New fish species discovered in Murray-Darling Basin

The Yarra Pygmy Perch, <I>Edelia osbcura</I>.

The Yarra Pygmy Perch, Edelia osbcura.
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Honours student Michael Hammer studies a gell to identify fish species.

Honours student Michael Hammer studies a gell to identify fish species.
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Monday, 2 April 2001

With the many problems besetting the River Murray, tales of species decline and extinction are expected. Discovering a new species is not.

"We were doing some survey work at Lake Alexandrina," said Michael Hammer, an honours student in Adelaide University's Department of Environmental Biology. "A volunteer was helping me out and found what we thought was a local pygmy perch. Later we ran genetic tests to see if it was different from other local populations of pygmy perch, and it turned out to be a totally different species," he said.

Mr Hammer is currently studying the southern pygmy perch (Nannoperca australis), a locally endangered species now found only in selected spots in the Mount Lofty Ranges. The new species turned out to be a Yarra Pygmy Perch (Edelia obscura), apparently far from home.

"As its name suggests, it was originally found in the Yarra, but it's distributed from Melbourne up to Bool Lagoon in South Australia, so it's a fair way from the Murray," said Mr Hammer.

"No-one's ever identified it in the Murray-Darling Basin before," he said. " It's definitely a new species for the area, so we're trying to work out if it's a genetically distinct population in the species, or a new species altogether."

That involves preparing tissue samples from different fish and, in a technique known as allozyme electrophoresis, letting them move through a series of gels. Different fractions separate as visible bands. Those of genetically similar specimens form the same pattern, while genetically dissimilar animals produce patterns that are conspicuously different.

"As far as we know, the other populations of the Yarra Pygmy Perch are all distinct genetically," said Mr Hammer, "But we're looking at that during the next couple of months. That will help us decide whether this is a truly isolated population, or could perhaps have been released into the region historically. That seems unlikely but, in any case, it is a refugee population of an threatened species," he said.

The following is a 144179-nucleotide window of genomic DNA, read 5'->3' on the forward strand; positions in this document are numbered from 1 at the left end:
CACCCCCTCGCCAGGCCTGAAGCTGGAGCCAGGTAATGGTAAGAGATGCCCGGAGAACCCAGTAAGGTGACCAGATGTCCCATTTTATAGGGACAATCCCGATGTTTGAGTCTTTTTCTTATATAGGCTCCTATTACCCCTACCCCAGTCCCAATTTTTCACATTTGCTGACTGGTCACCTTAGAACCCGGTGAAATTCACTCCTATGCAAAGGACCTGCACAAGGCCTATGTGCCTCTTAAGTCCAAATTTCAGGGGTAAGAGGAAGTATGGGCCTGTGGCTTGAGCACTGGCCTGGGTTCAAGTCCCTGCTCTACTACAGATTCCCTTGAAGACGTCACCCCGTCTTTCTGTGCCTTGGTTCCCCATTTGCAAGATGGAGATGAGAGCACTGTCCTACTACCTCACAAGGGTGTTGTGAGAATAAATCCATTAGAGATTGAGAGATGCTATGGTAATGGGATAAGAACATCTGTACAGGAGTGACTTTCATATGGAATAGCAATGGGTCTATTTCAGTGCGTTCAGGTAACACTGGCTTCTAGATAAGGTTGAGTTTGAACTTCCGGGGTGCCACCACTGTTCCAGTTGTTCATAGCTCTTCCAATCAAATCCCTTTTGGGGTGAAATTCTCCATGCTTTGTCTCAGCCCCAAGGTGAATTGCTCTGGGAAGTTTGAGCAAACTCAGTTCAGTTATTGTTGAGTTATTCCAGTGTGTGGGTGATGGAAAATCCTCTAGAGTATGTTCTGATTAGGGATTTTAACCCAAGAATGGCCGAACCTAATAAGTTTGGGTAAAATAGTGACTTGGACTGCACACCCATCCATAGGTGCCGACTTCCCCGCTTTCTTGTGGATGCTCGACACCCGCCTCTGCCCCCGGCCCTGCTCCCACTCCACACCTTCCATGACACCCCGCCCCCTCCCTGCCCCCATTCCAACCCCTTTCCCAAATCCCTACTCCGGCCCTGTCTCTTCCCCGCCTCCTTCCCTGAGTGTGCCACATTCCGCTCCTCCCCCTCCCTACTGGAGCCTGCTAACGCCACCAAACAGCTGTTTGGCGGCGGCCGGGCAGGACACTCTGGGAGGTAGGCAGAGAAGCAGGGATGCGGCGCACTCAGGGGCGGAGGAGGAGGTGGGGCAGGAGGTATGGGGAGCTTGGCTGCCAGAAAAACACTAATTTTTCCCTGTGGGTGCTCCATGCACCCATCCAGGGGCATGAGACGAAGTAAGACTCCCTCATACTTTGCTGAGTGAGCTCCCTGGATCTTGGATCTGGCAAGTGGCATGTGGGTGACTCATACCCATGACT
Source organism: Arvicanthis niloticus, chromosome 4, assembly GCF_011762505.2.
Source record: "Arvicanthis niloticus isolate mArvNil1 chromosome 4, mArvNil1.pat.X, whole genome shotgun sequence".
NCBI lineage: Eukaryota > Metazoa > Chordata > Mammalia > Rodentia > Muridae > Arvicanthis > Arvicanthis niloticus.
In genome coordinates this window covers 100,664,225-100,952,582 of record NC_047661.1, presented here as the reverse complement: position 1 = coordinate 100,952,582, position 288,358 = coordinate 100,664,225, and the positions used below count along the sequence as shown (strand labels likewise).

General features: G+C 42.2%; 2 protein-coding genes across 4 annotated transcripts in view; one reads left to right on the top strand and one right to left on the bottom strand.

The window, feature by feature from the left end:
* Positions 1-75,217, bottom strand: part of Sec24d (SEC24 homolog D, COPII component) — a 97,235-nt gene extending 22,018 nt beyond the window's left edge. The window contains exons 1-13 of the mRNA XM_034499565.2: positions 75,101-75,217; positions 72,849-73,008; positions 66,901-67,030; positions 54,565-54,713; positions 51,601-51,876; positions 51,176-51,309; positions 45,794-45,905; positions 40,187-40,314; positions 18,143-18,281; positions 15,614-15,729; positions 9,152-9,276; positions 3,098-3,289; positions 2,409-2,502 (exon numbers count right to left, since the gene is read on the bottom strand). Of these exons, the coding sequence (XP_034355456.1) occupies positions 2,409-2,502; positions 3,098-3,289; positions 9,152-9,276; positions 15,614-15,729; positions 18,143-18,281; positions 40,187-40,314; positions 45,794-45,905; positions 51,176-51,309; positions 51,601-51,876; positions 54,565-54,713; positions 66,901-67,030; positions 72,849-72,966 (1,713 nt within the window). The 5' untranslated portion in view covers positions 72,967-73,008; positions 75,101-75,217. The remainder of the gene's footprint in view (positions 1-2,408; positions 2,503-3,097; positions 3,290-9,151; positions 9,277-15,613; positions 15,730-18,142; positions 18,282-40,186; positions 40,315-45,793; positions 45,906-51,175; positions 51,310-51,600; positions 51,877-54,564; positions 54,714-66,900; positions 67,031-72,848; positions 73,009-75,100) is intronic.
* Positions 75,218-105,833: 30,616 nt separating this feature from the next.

The Yarra Pygmy Perch is nationally potentially threatened, which means it is still common in certain regions but overall has suffered a large decrease in its range. The discovery of this population has significant implications for the management of the region.

"We need to map its range as a first step." said Mr Hammer. "We need to find out what its habitat requirements are in order to secure that habitat, and also look at forming refuge populations in case of catastrophe or extinction in the wild," he said.

Before the introduction of the barrages near Goolwa, Lake Alexandrina alternated between being a freshwater and an estuarine lake. The barrages now prevent the introduction of seawater to the lake system, a development that has had implications for many aquatic species.

"Traditionally, when the lake was saline, the pygmy perch would have retreated into the fresh water streams or swamps," said Mr Hammer. " Now the lake is permanently fresh water, the fish seems to have colonised small sections among its reeds, snags and aquatic plants, but we don't really know yet," he said. "We've just found a few fish at one spot in the lake, so we really need to study it further to find out how endangered it is, and what to do to protect it."

Pygmy perch reach a maximum size of 8 cm (the juvenile was 2 cm) and threats to them are many. "Introduced Gambusia, misguidedly known as mosquito fish, eat the eggs of many native fish and are a threat to the juveniles of this species," said Mr Hammer. "And being aggressive, they nip at the fins of the adults and compete for their food. These pygmy perch eat small invertebrates, but are themselves eaten by introduced redfin and trout," he said.

The volunteer who discovered the fish, and the survey work which may help to save it, reflect the involvement of a wide range of conservation bodies in this research.

"This has been a collaborative venture between Adelaide University, the Museum, Native Fish Australia (SA) and other community groups," said Mr Hammer. "The project is being funded through the Commonwealth's Murray-Darling 2001 FishRehab Program, a program of the Natural Heritage Trust, and the Mount Lofty Ranges Catchment Program," he said.

Mr Hammer will return to the Lake to try to discover more specimens, and perhaps more populations, of this addition to South Australian wildlife. "There are really only 10 or 11 local native fish species capable of completing their lifecycle in fresh water, with about 26 species in the whole Murray-Darling Basin," said Mr Hammer," so the finding represents a significant boost to local biodiversity."

"It gives you hope that some of the fish that we've lost might still be around. There are 3 or 4 fish that are believed to be extinct, but they could still be around; you never know."


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